Several months ago I visited my doctor. After reviewing my blood test results he said, “Oh, your vitamin D levels are low. I would recommend a supplement.” That was it. No information on how much to take or what could happen if I didn’t take it. And I knew so little about vitamin D that I didn’t think to ask. I didn’t do much about my vitamin D deficiency for a while. I relegated it to one of those things I’d “get to in time.” Some weeks later I happened to catch one of those physician radio programs. He was discussing vitamin D and I was about to have a revelation.
It turns out that nearly 60% of the US population is deficient in vitamin D. And should you suspect radio show doctors of quackery, this statistic is backed up by a study published in the March, 2010 issue of the Journal of Clinical Endocrinology and Metabolism. It found that not only is 59 percent of the population vitamin D deficient, but nearly 25 percent of the study subjects were found to have extremely low levels of vitamin D. The causal link between vitamin D deficiency and rickets is unquestioned and evidence-based studies have also shown it to be associated with osteoporosis. But now there are newly appreciated associations with other diseases, including tuberculosis, psoriasis, multiple sclerosis, inflammatory bowel disease, type-1 diabetes, high blood pressure, increased heart failure, muscle myopathy and some types of cancer. According to Grassroots Health, a public health promotion organization, the incidence of these diseases could be reduced by 20%-50% or more if we radically reduced vitamin D deficiency by simply taking more of it.
If vitamin D’s role in all the diseases mentioned about isn’t enough, new research at the University of Copenhagen has revealed that vitamin D activates the immune system by arming T-cells to fight off infections. Without the vitamin the T-cells remain dormant, offering little or no protection against invading microorganisms and viruses. So if you’re facing the winter flu season in a state of vitamin D deficiency, you’re defenseless against seasonal flu. Here’s something to remember: virtually all the people who died from H1N1 influenza were chronically deficient in vitamin D. With no immune system protection they were easy targets for the swine flu.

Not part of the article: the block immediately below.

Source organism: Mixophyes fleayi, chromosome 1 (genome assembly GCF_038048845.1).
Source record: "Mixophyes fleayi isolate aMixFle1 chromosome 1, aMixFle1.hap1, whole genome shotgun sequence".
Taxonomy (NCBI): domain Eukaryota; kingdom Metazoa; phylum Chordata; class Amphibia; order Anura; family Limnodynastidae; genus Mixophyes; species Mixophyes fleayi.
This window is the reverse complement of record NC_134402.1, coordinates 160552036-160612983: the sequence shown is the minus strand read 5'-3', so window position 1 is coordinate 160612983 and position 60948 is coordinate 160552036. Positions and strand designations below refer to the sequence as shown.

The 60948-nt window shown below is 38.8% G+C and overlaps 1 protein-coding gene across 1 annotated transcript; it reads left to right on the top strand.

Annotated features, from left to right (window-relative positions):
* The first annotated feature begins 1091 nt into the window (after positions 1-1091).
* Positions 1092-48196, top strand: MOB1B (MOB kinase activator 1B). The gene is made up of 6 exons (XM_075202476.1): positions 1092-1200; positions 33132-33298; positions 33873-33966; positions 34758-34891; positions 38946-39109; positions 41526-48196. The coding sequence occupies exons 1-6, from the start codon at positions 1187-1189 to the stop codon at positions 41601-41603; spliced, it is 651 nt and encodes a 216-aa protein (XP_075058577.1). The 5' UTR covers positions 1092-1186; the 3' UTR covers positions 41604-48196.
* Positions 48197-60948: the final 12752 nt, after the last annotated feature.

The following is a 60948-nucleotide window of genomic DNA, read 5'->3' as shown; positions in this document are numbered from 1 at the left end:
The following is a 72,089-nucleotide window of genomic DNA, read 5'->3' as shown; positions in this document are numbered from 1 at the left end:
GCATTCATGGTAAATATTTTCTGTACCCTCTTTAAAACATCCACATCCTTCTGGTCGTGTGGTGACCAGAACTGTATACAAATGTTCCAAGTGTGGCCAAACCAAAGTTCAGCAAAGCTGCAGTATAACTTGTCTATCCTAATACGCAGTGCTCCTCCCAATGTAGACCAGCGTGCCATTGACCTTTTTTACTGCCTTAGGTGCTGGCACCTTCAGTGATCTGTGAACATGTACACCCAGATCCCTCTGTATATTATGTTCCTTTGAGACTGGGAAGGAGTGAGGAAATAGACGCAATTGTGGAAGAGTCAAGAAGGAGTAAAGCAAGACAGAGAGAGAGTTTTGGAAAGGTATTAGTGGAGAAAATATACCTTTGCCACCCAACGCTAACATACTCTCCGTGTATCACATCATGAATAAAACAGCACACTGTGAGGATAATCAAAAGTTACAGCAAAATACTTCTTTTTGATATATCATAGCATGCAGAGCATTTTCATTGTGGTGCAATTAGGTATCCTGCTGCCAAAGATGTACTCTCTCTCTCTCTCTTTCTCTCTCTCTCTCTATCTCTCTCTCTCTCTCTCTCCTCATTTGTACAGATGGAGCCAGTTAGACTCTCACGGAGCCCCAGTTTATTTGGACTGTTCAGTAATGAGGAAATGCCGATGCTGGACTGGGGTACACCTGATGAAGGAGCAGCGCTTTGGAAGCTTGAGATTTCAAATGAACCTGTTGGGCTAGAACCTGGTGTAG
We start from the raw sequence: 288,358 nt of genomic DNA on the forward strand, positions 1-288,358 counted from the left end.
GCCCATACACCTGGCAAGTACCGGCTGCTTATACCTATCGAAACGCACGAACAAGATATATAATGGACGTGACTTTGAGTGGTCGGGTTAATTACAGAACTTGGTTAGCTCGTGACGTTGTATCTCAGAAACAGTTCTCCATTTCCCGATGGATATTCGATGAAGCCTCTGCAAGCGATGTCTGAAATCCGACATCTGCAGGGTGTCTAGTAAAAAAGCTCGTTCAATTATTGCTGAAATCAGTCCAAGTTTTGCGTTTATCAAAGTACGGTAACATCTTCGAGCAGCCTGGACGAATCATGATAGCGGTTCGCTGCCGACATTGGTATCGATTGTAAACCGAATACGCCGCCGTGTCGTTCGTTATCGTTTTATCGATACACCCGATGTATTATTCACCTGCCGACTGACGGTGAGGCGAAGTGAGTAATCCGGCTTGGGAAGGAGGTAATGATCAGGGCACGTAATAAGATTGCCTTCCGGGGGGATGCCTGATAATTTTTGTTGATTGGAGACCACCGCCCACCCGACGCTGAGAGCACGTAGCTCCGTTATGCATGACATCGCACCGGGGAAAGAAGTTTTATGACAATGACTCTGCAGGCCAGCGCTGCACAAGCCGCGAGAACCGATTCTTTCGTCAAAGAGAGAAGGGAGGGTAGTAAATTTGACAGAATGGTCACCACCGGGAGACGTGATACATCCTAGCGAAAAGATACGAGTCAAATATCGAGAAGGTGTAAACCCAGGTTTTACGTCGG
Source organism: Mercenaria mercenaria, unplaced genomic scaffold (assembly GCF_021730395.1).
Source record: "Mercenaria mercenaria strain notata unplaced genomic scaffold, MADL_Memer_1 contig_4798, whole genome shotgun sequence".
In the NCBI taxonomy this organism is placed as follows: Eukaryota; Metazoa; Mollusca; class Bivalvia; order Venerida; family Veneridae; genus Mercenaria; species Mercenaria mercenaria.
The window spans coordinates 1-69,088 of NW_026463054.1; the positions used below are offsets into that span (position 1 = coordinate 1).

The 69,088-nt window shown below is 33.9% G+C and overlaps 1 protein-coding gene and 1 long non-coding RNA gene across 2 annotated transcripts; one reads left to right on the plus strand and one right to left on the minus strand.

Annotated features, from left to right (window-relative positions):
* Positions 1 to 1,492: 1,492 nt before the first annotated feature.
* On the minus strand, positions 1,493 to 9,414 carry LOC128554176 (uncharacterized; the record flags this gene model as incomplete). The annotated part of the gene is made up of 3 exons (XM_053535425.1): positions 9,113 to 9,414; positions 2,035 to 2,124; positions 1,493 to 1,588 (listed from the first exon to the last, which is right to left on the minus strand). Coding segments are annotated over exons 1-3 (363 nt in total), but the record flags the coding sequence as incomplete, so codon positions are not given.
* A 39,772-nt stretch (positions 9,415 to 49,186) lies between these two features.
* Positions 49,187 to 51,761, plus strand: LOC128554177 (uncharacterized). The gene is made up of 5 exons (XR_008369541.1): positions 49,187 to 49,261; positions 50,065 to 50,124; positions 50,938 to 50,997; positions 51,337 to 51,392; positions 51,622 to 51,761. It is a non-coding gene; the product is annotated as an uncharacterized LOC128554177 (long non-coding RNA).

Unfortunately, health care professionals have largely ignored the problem. The powerful National Academy of Sciences controls many researchers’ grants and oversees the Institute of Medicine’s Food and Nutrition Board (FNB). In 1997, the FNB set vitamin D recommendations to 200, 400 and 600 units, depending on age – advice which seems woefully inadequate in light of the country’s 59% deficiency. The FNB went on to say that 2000 units a day might be toxic and reinforced a near hysterical fear in physicians that vitamin D is highly toxic. Dr. Reinhold Vieth, a prominent vitamin D researcher in Canada, countered the FNB in a 1999 paper in which he suggested that potential toxicity of vitamin D may start at 10,000 units a day but is probably closer to 40,000 units a day. Dr. Robert Heaney of Creighton University reported in 2003 that humans in fact use between 3000 and 5000 units a day, amounts physicians traditionally think are toxic. Dr. Heaney wrote that the FNB recommendations fall into a zone between irrelevance and inadequacy. What gives?
If vitamin D deficiency is the root cause behind so many degenerative diseases, then correcting this deficiency across the population could have implications for our for-profit healthcare industry. Vitamin D supplementation is cheap and effective. A bill introduced to the U.S. Senate, the Dietary Supplement Safety Act of 2010 (S. 3002), was an attempt to allow arbitrary banning of nutritional supplements, like vitamin D, by the FDA and to make it easier to argue for the justification of banning them altogether. It didn’t pass but that doesn’t mean it won’t come around for consideration again later. Something like it is already in effect in Europe, the European Union Food Supplements Directive.
You don’t have to be a cynic or subscribe to conspiracy theories to understand that the US pharmaceutical industry spends billions developing and advertising drugs to combat diseases like MS, diabetes and cancer. They lobby Congress and they fund drug research. It stands to reason they would want to marginalize or discredit arguments for simpler, cheaper, safer alternatives. To put it bluntly, there is no profit in them. The bad news about all of this is that it’s up to the individual to ferret out the clues to the healing properties of good nutrition and effective nutritional supplements. The good news is that alternative information and products, so far, are not hard to find.